However, civil society organizations still face difficulties because Ukrainian authorities could not arrange for urgent deliveries of necessary dual-use goods from abroad, at least not as fast as the situation required. Passing customs control takes time and bureaucracy still significantly slows down the processing of supplies (, March 14). The challenges for those who plan logistics to obtain and redistribute dual-use goods remain unprecedented: in addition to transport to get them across the border, it is necessary to deliver these goods to points across the country to their direct recipients—Ukrainian military personnel.

A big challenge for the army assistance organizations was prioritizing their tasks and determining each specific organization’s area of ​​responsibility to be more effective. Thus, in the first days of the war, an important task was to learn how to decline part of the requests that would not correspond with the organization’s mission—because, in a war, everything seems urgent. The division of responsibilities between different organizations and effective redirection of donors between them is one of the most significant components of the work to help the army today. And this work is primarily about awareness, effective communication, and redirecting donors to the groups that can provide the requested assistance. For example, at “Come Back Alive,” this is done through hotlines where the donor is directly brought to the organization that deals with the required assistance. The people volunteering for those organizations are indispensable in ensuring the aid reaches the army units that need it.

Protection from the sky remains the most urgent task: Ukrainian fighters need unmanned aerial vehicles (UAV) and other equipment that allow the air-defense forces to see the enemy in advance and quickly become aware of their plans. The means of communication are also of great importance. They should be a priority when deciding how to allocate funds, what supplies to focus on, and which units to help first. The emphasis on aerial defense remains the main one. And this is precisely what Ukraine is discussing with its Western partners, both in the context of establishing no-fly zones and in the context of additional arms supplies (, March 16). Without this, humanitarian assistance for the civilian population and protective equipment supplies for the military will not reach the intended recipients. After all, the humanitarian situation of the civilian population can be effectively alleviated only if security is achieved and protected zones created, at least temporarily. Personal protective equipment will not save many people if the strikes come from above.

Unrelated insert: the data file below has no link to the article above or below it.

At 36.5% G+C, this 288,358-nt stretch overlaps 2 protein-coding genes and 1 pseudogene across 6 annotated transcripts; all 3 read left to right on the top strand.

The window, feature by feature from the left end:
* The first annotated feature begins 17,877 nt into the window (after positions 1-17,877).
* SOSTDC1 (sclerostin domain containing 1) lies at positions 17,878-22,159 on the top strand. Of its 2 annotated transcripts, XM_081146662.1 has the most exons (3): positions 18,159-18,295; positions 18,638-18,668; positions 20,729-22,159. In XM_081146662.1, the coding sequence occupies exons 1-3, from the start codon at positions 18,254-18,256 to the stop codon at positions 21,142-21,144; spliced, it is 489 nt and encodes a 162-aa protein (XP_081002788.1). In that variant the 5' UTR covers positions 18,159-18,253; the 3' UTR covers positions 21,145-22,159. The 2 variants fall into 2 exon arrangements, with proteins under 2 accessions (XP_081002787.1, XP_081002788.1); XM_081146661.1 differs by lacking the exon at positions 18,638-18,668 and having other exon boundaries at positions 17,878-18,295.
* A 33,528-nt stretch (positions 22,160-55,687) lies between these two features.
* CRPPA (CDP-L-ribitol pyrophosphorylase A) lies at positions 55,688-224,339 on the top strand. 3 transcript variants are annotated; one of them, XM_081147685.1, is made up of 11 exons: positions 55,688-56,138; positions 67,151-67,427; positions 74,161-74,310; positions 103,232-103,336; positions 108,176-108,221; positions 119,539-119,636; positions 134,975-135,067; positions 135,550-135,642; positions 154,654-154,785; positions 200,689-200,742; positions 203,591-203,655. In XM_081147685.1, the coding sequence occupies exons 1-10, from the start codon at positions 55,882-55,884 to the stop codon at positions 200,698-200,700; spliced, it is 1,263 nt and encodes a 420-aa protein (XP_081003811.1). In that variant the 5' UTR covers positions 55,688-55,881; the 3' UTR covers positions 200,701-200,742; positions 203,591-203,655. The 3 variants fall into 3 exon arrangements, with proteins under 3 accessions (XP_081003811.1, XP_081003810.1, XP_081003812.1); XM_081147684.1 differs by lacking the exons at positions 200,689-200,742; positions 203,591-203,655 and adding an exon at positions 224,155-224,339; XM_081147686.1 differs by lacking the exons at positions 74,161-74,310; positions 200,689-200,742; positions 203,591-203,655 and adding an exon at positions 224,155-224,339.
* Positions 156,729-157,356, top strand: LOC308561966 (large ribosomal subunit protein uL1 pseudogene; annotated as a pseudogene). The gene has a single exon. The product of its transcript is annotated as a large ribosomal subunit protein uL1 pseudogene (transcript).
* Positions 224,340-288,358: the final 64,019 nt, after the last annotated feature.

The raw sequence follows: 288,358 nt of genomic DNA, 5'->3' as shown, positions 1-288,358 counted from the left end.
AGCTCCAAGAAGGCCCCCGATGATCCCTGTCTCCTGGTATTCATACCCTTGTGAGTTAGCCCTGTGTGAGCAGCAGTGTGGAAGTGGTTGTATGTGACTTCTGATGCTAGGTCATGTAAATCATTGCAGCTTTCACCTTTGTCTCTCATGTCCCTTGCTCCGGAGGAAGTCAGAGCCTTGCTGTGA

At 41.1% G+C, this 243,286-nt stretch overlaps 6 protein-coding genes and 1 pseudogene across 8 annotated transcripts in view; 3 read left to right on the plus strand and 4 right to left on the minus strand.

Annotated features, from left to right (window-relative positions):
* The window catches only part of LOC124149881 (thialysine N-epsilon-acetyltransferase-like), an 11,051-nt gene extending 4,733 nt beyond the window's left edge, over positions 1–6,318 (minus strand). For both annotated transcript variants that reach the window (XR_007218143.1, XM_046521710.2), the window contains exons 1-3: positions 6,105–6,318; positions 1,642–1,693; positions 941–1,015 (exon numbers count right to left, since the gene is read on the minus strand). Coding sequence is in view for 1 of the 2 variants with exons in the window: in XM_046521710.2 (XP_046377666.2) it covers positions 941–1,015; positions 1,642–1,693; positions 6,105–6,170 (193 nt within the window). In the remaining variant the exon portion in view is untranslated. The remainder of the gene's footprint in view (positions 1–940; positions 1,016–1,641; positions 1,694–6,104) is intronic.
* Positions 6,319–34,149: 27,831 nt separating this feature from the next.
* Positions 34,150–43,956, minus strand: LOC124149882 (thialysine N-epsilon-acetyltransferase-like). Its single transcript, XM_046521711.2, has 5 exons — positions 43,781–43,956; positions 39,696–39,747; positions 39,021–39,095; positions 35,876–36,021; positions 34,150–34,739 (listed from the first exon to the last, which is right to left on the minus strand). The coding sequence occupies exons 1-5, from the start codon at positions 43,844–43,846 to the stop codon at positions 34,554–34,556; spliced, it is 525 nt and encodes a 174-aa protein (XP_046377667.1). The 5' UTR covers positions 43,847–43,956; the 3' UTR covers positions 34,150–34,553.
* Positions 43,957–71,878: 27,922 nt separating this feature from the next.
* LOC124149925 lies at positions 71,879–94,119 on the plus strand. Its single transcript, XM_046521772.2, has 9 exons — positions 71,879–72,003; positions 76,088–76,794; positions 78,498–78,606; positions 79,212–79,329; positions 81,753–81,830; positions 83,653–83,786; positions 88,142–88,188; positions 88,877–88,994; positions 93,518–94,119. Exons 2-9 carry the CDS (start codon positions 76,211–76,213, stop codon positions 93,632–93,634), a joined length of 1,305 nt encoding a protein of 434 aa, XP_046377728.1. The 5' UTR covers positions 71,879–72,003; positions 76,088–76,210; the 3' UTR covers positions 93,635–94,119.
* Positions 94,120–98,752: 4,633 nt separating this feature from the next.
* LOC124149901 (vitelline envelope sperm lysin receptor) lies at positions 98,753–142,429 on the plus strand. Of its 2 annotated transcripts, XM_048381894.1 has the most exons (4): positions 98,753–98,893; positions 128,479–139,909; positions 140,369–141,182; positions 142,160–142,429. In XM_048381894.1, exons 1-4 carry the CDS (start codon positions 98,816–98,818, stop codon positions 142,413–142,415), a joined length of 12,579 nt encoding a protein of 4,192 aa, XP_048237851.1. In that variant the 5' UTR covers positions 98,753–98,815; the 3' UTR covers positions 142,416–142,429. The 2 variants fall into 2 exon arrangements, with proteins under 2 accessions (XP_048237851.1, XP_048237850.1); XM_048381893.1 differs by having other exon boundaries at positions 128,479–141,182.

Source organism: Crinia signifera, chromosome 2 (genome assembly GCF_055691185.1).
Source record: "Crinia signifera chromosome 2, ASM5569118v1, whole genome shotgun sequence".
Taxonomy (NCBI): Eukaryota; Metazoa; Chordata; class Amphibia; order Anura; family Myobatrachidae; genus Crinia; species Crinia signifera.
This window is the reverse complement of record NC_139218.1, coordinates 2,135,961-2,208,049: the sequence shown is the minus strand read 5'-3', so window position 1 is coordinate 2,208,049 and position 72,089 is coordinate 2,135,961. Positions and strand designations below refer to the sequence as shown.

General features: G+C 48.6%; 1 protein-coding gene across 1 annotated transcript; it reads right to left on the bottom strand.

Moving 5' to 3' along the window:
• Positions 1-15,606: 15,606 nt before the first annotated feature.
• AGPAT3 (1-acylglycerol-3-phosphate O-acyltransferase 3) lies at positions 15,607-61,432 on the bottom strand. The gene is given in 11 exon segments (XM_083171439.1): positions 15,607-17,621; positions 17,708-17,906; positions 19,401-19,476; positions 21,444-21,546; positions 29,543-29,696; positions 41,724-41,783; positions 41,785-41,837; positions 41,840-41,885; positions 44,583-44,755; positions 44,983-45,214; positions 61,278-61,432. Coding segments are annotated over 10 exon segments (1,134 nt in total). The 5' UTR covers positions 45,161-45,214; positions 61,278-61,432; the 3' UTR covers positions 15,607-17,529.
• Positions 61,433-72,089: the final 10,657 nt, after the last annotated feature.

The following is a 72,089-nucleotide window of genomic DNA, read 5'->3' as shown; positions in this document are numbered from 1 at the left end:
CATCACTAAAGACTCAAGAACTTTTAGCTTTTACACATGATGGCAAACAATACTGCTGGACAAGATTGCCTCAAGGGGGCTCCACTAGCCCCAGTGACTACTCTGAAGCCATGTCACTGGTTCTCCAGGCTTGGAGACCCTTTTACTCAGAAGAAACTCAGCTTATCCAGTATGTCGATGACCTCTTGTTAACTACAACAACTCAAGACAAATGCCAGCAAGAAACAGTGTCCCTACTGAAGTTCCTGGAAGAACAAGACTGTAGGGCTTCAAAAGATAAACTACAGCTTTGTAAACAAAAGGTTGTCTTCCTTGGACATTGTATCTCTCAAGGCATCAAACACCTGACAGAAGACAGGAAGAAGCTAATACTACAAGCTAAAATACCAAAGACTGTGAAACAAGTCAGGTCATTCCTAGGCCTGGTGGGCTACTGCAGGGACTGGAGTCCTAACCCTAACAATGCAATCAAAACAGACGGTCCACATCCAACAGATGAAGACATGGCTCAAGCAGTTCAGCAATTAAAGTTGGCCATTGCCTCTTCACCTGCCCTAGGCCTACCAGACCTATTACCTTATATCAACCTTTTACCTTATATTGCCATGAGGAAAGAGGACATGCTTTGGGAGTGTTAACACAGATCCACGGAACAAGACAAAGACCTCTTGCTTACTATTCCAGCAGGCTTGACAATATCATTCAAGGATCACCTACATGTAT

The people involved in helping the Ukrainian army are at significant risk since Russia declared “demilitarization” as one goal of its aggression against Ukraine—thus, Moscow threatens both the Ukrainian army and those who help it. However, the military is the only force capable of stopping Russia’s war against Ukraine, which means that this assistance will continue for as long as necessary.